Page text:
Arthur Mee facts for kids
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Arthur Mee with The Children's Encyclopædia.
|Born||21 July 1875
Stapleford, Nottinghamshire, England
|Died||27 May 1943
|Occupation||Writer, journalist, educator|
Arthur Henry Mee (21 July 1875 – 27 May 1943) was an English writer, journalist and educator. He is best known for The Harmsworth Self-Educator, The Children's Encyclopædia, The Children's Newspaper, and The King's England. The tone is looking back to the years immediately after the Great War, even during publication of volumes in the 1940s. He produced other works, most of which had what would today be described as an overly patriotic tone, particularly when discussing the countryside or subjects from history.
He was born on 21 July 1875 at Stapleford near Nottingham, England, the second of the ten children of Henry Mee (b. 1852), railway fireman, and his wife, Mary (née Fletcher). As a boy he earned money from reading the reports of Parliament to a local blind man.
Mee left school at 14 to join a local newspaper, where he became an editor by age 20. He contributed many non-fiction articles to magazines and joined the staff of The Daily Mail in 1898. He was made literary editor five years later.
In 1903 he began working for publisher Alfred Harmsworth's Amalgamated Press. He was appointed general editor of The Harmsworth Self-Educator (1905–1907), in collaboration with John Hammerton.
In 1908 he began work on The Children's Encyclopædia, which came out as a fortnightly magazine. The series was published and bound in eight volumes soon afterwards, and later expanded to ten volumes. After the success of The Children's Encyclopædia, he started the first newspaper published for children, the weekly Children's Newspaper, which was published until 1965.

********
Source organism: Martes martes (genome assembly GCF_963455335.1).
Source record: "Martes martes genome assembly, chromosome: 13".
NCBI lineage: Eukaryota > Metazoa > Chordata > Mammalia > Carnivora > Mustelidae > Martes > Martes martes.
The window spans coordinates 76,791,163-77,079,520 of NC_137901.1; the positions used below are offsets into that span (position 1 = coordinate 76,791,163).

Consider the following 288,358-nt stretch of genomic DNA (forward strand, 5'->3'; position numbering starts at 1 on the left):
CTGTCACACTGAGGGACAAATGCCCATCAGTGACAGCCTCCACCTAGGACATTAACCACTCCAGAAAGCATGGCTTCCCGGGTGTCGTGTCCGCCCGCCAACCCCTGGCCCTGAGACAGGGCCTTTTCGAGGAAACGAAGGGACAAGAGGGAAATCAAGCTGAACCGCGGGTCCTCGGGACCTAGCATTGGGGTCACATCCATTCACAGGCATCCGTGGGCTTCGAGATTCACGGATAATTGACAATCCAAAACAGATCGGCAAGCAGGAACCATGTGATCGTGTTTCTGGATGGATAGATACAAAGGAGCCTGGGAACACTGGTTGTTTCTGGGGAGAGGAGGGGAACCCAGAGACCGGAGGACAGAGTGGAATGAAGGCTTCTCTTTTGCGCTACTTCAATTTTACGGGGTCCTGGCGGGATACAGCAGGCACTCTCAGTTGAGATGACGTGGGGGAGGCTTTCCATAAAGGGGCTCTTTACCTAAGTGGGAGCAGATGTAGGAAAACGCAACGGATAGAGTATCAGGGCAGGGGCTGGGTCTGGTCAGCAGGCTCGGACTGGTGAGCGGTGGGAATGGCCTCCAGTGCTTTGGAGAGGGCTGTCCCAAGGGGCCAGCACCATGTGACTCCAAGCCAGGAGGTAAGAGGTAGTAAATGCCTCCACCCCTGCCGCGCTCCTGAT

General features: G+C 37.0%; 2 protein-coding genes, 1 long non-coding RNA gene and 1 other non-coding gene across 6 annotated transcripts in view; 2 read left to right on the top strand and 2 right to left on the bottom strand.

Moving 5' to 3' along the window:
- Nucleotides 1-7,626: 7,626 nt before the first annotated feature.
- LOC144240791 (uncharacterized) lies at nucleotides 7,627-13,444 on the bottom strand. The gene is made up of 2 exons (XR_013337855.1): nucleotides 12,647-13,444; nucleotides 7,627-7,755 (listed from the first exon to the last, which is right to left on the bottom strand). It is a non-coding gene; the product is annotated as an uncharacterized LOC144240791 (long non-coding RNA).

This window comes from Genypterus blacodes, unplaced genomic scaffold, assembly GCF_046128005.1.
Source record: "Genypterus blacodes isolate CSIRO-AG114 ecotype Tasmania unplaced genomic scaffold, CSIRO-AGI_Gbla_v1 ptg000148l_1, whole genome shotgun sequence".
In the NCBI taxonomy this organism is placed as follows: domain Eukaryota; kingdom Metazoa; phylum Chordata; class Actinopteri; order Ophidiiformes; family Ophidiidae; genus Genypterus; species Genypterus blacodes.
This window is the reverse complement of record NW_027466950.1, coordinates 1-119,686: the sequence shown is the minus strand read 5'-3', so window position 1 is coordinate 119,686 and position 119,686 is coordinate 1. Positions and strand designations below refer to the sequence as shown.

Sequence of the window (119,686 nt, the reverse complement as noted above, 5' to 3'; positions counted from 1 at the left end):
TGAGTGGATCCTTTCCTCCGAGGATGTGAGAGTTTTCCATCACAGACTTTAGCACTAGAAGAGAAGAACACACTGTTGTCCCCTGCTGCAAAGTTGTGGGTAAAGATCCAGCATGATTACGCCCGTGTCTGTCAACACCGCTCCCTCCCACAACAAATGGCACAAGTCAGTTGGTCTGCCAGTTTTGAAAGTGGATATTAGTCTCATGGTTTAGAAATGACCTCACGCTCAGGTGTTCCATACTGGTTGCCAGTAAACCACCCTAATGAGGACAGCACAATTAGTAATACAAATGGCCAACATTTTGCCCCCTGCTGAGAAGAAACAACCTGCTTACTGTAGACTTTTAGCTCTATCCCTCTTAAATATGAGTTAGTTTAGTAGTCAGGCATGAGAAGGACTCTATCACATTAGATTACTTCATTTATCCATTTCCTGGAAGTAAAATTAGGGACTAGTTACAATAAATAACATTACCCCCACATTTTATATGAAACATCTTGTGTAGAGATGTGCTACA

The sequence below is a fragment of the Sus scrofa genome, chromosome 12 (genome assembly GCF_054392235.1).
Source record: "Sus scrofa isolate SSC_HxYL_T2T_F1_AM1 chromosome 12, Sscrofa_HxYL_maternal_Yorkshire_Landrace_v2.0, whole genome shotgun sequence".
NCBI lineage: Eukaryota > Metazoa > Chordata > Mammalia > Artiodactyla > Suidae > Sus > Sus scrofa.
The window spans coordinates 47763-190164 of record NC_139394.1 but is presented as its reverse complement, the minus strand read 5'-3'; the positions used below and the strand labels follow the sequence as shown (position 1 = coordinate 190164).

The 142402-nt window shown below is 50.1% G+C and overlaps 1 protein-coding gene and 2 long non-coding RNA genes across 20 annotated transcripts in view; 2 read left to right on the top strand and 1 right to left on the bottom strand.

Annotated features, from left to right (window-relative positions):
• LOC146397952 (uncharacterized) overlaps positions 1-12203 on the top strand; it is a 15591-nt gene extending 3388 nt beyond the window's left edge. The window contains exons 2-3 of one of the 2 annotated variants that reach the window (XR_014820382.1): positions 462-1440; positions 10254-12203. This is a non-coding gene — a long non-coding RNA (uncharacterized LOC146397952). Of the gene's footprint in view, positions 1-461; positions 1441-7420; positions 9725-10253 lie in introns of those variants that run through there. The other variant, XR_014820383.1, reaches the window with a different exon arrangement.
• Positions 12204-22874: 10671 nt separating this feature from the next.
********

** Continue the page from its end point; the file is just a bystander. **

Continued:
Mee also wrote London – Heart of the Empire and Wonder of the World, which became a very popular book.
Although he made money from these works, he did not receive a fair share.
He had a large house built overlooking the hills near Eynsford in Kent. Its development from design to the final building was depicted in later editions of The Children's Encyclopædia.
Mee had one child, but, despite his work, declared that he had no particular affinity with children. His works for them suggest[to whom?] that his interest was in trying to encourage the raising of a generation of patriotic and moral citizens. He came from a Baptist upbringing, and supported the temperance movement.
Death and legacy
He died in London aged 67. His books continued to be published after his death, most notably The King's England, a guide to the counties of England. Mee's works were successful abroad. The Children's Encyclopædia was translated into Chinese and sold well in the United States under the title The Book of Knowledge.
Mee exhibited a number of prejudices in his writing, notably anti-Catholic and anti-intellectual (which may best be illustrated by his treatment of Alexander of Hales in the Gloucestershire volume of the 'King's England'). His writing dwells on the casualties of the Great War.
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